Transcript for Powerball Fever: Where Will Your 500 Million Dollars go?
Turning now to the record-breaking powerball jackpot, take a look at this. All day people lining up in white hills, arizona. It's a hot spot for californians who have no powerball but cross the border... See More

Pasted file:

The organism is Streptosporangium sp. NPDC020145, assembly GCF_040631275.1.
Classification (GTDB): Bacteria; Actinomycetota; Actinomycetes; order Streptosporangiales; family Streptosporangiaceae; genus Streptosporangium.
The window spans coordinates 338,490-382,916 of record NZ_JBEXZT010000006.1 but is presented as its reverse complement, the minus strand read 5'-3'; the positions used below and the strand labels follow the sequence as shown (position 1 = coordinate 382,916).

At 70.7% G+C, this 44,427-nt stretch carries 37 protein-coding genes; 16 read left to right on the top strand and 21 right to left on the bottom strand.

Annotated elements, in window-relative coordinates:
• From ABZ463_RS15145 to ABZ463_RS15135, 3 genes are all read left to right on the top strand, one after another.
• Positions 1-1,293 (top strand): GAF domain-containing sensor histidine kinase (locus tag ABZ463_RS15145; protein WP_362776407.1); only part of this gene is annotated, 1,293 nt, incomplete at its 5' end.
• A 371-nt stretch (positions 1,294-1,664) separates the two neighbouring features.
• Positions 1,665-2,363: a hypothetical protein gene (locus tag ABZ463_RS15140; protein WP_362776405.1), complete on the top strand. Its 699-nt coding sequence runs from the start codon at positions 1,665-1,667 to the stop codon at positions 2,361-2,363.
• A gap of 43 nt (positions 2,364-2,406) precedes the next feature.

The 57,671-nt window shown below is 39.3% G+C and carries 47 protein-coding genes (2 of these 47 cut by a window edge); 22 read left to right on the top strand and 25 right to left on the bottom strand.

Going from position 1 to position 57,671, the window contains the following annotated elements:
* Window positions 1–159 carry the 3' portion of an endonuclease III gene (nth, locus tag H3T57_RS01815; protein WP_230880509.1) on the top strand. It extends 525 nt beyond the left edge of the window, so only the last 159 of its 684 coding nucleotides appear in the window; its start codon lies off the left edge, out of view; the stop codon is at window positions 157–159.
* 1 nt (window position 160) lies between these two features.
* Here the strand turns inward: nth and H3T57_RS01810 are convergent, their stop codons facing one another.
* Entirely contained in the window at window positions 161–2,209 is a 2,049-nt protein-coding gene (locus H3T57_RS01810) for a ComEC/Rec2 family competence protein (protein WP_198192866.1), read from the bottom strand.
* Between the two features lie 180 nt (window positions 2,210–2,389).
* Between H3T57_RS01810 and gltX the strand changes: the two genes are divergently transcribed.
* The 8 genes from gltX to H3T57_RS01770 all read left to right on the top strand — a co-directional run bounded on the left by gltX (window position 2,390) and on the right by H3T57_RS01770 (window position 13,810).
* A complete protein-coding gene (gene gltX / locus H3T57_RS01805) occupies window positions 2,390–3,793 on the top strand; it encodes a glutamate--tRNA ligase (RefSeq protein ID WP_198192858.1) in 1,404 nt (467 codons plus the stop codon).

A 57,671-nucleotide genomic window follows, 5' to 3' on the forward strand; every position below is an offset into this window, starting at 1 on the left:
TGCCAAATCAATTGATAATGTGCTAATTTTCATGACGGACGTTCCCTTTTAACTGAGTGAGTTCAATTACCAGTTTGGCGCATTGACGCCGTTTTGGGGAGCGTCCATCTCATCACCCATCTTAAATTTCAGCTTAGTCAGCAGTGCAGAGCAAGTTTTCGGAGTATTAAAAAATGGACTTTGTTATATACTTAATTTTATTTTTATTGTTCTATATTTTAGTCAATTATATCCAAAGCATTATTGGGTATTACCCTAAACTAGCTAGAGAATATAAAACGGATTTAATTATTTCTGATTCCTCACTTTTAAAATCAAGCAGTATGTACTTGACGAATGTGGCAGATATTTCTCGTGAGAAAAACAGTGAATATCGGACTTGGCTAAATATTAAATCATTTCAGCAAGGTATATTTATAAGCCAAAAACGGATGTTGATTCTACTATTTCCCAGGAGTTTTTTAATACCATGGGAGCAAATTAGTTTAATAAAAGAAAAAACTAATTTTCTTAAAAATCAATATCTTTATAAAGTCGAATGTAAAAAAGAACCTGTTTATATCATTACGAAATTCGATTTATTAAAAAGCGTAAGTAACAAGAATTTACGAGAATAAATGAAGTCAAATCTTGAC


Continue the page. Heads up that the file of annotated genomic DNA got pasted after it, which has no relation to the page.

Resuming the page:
Turning now to the record-breaking powerball jackpot, take a look at this. All day people lining up in white hills, arizona. It's a hot spot for californians who have no powerball but cross the border to buy ticks in arizona. Some waited more than an hour. The jackpot is now at $500 million. The drawing, 24 hour as way but not all the money we pay goes to the winners. So we set up to find out who gets the rest of it. Here's abc's amy robach. Reporter: Powerball fever has hit theation. Americans have purchased more than $1 billion in tickets. That's 105,000 tickets per minute. 42 states as well as the district of columbia and virgin islands participant since it began 20 years ago buying your ticket in indiana has proven to be the safest bet with 38 winners from that state alone. Missouri follows with 26. Florida which sells the most ticks has seen four winners in just the past three years. This big money tonight -- Reporter: When jackpots soar so do sales. The states are all winners raking in $60 billion just last year. So where does that money go when you buy that $2 powerball ticket? 1 goes to bay out the cash prizes much the other is kept by your state. It covers the cost and funds programs like health care and education. In florida, more than a billion dollars a year goes to statewide education. In pennsylvania last year, more than a billion dollars went to assist seniors. Here's how it works in new jersey. So it goes throughout the state into all areas whether it's in prizes or in revenues through the treasury or into income for small businesses. At a cost of only 8 cents out of a dollar to produce it. Reporter: There are a lot of winners. There are tons of winners. Reporter: More good news for states looking for a boost to their budgets. Amy robach, abc news, new york. And still ahead here on
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